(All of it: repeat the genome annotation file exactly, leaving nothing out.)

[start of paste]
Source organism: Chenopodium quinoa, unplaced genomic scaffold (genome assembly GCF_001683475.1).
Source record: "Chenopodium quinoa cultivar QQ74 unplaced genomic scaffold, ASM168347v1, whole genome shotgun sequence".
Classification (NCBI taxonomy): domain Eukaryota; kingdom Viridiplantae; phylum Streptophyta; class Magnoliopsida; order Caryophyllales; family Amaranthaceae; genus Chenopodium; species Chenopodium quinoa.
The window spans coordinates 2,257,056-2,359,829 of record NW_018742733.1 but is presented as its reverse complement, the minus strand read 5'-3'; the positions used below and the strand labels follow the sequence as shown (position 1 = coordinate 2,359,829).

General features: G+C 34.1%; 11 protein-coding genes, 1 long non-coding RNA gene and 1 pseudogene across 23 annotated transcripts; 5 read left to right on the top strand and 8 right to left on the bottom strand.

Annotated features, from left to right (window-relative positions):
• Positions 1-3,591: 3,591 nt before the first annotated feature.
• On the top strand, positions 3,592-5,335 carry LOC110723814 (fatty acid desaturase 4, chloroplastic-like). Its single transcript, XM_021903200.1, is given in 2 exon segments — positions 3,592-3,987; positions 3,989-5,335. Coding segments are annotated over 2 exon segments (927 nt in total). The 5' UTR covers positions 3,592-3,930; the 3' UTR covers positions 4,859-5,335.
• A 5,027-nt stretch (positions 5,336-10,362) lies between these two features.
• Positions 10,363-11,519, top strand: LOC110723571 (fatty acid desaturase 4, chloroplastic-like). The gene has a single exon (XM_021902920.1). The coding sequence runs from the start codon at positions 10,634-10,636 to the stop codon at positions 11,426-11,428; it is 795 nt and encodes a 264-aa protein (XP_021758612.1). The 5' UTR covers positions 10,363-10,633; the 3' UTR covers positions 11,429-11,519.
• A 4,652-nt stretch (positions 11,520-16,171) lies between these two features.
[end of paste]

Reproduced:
Source organism: Chenopodium quinoa, unplaced genomic scaffold (genome assembly GCF_001683475.1).
Source record: "Chenopodium quinoa cultivar QQ74 unplaced genomic scaffold, ASM168347v1, whole genome shotgun sequence".
Classification (NCBI taxonomy): domain Eukaryota; kingdom Viridiplantae; phylum Streptophyta; class Magnoliopsida; order Caryophyllales; family Amaranthaceae; genus Chenopodium; species Chenopodium quinoa.
The window spans coordinates 2,257,056-2,359,829 of record NW_018742733.1 but is presented as its reverse complement, the minus strand read 5'-3'; the positions used below and the strand labels follow the sequence as shown (position 1 = coordinate 2,359,829).

General features: G+C 34.1%; 11 protein-coding genes, 1 long non-coding RNA gene and 1 pseudogene across 23 annotated transcripts; 5 read left to right on the top strand and 8 right to left on the bottom strand.

Annotated features, from left to right (window-relative positions):
• Positions 1-3,591: 3,591 nt before the first annotated feature.
• On the top strand, positions 3,592-5,335 carry LOC110723814 (fatty acid desaturase 4, chloroplastic-like). Its single transcript, XM_021903200.1, is given in 2 exon segments — positions 3,592-3,987; positions 3,989-5,335. Coding segments are annotated over 2 exon segments (927 nt in total). The 5' UTR covers positions 3,592-3,930; the 3' UTR covers positions 4,859-5,335.
• A 5,027-nt stretch (positions 5,336-10,362) lies between these two features.
• Positions 10,363-11,519, top strand: LOC110723571 (fatty acid desaturase 4, chloroplastic-like). The gene has a single exon (XM_021902920.1). The coding sequence runs from the start codon at positions 10,634-10,636 to the stop codon at positions 11,426-11,428; it is 795 nt and encodes a 264-aa protein (XP_021758612.1). The 5' UTR covers positions 10,363-10,633; the 3' UTR covers positions 11,429-11,519.
• A 4,652-nt stretch (positions 11,520-16,171) lies between these two features.